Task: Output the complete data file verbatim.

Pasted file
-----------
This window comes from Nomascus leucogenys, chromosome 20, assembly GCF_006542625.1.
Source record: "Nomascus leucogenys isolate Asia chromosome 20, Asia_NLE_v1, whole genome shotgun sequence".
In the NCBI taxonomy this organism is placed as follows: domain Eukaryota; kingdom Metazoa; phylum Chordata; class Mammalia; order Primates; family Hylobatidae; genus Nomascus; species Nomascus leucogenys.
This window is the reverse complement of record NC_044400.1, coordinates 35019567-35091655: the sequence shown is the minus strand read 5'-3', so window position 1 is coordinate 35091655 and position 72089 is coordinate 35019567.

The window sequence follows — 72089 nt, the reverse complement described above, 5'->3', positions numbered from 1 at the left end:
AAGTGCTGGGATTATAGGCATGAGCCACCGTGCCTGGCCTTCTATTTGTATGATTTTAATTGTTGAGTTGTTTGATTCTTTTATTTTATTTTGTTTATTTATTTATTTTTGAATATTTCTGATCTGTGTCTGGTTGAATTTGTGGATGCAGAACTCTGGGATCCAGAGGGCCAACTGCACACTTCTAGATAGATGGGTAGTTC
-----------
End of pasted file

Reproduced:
This window comes from Nomascus leucogenys, chromosome 20, assembly GCF_006542625.1.
Source record: "Nomascus leucogenys isolate Asia chromosome 20, Asia_NLE_v1, whole genome shotgun sequence".
In the NCBI taxonomy this organism is placed as follows: domain Eukaryota; kingdom Metazoa; phylum Chordata; class Mammalia; order Primates; family Hylobatidae; genus Nomascus; species Nomascus leucogenys.
This window is the reverse complement of record NC_044400.1, coordinates 35019567-35091655: the sequence shown is the minus strand read 5'-3', so window position 1 is coordinate 35091655 and position 72089 is coordinate 35019567.

The window sequence follows — 72089 nt, the reverse complement described above, 5'->3', positions numbered from 1 at the left end:
AAGTGCTGGGATTATAGGCATGAGCCACCGTGCCTGGCCTTCTATTTGTATGATTTTAATTGTTGAGTTGTTTGATTCTTTTATTTTATTTTGTTTATTTATTTATTTTTGAATATTTCTGATCTGTGTCTGGTTGAATTTGTGGATGCAGAACTCTGGGATCCAGAGGGCCAACTGCACACTTCTAGATAGATGGGTAGTTC